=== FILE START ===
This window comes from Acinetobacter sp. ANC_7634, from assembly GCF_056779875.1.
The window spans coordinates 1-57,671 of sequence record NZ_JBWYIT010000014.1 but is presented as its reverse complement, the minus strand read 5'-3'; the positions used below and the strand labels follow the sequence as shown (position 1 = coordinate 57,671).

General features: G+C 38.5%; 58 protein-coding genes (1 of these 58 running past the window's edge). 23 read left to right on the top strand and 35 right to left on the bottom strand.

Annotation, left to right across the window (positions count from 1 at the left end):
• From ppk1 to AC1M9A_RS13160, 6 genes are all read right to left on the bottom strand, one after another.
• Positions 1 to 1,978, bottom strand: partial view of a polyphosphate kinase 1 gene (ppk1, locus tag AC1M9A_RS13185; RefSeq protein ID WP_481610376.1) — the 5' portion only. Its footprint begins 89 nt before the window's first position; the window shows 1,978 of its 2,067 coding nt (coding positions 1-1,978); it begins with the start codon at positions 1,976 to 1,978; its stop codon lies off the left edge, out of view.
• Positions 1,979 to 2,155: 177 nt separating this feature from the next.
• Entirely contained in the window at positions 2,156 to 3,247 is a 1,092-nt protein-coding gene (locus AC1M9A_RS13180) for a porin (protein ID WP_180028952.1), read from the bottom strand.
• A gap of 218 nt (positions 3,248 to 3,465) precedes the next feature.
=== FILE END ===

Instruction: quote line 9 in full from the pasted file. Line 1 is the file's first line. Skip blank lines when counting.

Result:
• A gap of 218 nt (positions 3,248 to 3,465) precedes the next feature.